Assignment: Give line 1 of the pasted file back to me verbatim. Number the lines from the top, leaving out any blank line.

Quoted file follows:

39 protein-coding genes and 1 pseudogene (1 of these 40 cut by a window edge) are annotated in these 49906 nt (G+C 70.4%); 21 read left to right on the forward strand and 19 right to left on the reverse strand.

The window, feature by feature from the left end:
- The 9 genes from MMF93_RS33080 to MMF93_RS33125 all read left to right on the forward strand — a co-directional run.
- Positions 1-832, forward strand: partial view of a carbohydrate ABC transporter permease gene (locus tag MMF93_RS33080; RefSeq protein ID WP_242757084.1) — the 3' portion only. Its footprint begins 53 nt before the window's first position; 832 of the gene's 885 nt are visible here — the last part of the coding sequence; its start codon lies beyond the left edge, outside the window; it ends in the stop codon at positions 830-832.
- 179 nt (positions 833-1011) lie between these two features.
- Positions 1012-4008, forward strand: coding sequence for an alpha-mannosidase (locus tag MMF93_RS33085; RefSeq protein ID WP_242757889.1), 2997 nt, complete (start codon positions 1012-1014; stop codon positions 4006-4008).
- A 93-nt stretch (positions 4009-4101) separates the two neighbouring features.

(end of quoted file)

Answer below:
39 protein-coding genes and 1 pseudogene (1 of these 40 cut by a window edge) are annotated in these 49906 nt (G+C 70.4%); 21 read left to right on the forward strand and 19 right to left on the reverse strand.